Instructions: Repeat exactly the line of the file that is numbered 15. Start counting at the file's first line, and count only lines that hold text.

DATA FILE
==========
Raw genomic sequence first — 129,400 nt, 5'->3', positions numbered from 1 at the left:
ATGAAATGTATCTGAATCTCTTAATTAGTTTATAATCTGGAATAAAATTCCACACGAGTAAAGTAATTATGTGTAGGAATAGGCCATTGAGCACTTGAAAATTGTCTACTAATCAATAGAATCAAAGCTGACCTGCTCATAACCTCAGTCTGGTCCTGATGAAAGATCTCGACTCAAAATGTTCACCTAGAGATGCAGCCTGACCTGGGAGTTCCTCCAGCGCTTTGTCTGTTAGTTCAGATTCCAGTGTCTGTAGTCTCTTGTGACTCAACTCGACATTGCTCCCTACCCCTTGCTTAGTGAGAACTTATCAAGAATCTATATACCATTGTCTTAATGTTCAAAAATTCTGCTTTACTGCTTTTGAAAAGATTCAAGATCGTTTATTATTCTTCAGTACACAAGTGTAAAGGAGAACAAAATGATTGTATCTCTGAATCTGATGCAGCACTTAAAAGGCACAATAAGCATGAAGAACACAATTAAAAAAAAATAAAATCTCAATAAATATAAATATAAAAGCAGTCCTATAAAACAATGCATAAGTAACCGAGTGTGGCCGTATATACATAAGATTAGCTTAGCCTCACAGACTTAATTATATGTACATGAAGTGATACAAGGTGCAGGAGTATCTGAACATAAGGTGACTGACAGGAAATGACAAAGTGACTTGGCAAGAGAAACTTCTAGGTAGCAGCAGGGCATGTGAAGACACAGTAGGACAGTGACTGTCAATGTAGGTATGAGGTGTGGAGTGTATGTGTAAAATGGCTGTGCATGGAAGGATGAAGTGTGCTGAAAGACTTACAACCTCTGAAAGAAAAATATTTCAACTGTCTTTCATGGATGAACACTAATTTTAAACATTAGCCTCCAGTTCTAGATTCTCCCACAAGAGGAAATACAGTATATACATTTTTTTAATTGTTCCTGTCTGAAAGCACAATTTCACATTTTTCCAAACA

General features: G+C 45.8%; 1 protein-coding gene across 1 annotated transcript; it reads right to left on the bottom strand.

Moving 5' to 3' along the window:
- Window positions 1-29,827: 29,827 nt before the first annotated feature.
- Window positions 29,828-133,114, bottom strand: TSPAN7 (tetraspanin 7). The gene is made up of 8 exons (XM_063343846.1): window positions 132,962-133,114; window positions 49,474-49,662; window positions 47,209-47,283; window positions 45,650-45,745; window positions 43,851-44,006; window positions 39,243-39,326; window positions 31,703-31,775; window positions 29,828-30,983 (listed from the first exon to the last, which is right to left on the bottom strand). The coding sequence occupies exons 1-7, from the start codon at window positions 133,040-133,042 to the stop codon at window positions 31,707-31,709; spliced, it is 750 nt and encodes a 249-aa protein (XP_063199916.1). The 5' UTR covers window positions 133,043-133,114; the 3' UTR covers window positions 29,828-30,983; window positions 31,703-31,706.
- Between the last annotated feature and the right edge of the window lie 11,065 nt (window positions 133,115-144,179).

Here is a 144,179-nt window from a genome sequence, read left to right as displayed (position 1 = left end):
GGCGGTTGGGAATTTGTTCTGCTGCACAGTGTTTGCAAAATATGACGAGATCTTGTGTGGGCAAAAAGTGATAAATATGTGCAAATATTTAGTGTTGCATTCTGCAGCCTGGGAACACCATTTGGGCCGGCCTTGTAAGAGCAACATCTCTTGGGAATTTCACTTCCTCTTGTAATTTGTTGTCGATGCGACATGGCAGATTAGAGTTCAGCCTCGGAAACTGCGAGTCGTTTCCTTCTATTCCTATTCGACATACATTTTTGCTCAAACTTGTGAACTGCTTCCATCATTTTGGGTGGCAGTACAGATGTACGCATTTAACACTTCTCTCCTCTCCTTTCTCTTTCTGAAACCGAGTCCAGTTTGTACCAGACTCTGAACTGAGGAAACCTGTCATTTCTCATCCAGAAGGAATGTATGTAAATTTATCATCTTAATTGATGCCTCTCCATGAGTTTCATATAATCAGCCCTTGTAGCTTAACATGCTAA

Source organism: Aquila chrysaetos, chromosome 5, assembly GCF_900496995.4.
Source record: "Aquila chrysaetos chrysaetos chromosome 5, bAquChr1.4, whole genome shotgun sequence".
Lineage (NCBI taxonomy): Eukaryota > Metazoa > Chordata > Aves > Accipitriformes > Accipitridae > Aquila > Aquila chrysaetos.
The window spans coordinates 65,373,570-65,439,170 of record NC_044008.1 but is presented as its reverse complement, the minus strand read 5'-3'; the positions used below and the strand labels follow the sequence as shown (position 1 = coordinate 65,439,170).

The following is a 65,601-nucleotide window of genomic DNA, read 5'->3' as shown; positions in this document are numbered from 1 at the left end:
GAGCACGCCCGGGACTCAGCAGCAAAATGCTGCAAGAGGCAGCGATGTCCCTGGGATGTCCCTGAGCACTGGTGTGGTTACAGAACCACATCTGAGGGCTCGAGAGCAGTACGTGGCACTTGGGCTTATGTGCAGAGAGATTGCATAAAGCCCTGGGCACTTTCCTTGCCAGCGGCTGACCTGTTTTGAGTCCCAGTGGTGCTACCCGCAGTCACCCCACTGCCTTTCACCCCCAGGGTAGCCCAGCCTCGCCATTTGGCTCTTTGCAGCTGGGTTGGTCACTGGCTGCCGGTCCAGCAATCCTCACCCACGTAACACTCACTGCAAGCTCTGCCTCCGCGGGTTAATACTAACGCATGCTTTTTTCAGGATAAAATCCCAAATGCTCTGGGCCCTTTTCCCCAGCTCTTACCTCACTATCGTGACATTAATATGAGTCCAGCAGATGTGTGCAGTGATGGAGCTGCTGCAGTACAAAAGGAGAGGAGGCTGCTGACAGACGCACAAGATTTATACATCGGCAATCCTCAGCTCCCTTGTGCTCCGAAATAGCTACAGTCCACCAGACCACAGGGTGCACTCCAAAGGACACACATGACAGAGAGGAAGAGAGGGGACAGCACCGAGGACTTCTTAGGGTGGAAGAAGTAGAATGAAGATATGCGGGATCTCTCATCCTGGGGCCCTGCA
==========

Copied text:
GAGCACGCCCGGGACTCAGCAGCAAAATGCTGCAAGAGGCAGCGATGTCCCTGGGATGTCCCTGAGCACTGGTGTGGTTACAGAACCACATCTGAGGGCTCGAGAGCAGTACGTGGCACTTGGGCTTATGTGCAGAGAGATTGCATAAAGCCCTGGGCACTTTCCTTGCCAGCGGCTGACCTGTTTTGAGTCCCAGTGGTGCTACCCGCAGTCACCCCACTGCCTTTCACCCCCAGGGTAGCCCAGCCTCGCCATTTGGCTCTTTGCAGCTGGGTTGGTCACTGGCTGCCGGTCCAGCAATCCTCACCCACGTAACACTCACTGCAAGCTCTGCCTCCGCGGGTTAATACTAACGCATGCTTTTTTCAGGATAAAATCCCAAATGCTCTGGGCCCTTTTCCCCAGCTCTTACCTCACTATCGTGACATTAATATGAGTCCAGCAGATGTGTGCAGTGATGGAGCTGCTGCAGTACAAAAGGAGAGGAGGCTGCTGACAGACGCACAAGATTTATACATCGGCAATCCTCAGCTCCCTTGTGCTCCGAAATAGCTACAGTCCACCAGACCACAGGGTGCACTCCAAAGGACACACATGACAGAGAGGAAGAGAGGGGACAGCACCGAGGACTTCTTAGGGTGGAAGAAGTAGAATGAAGATATGCGGGATCTCTCATCCTGGGGCCCTGCA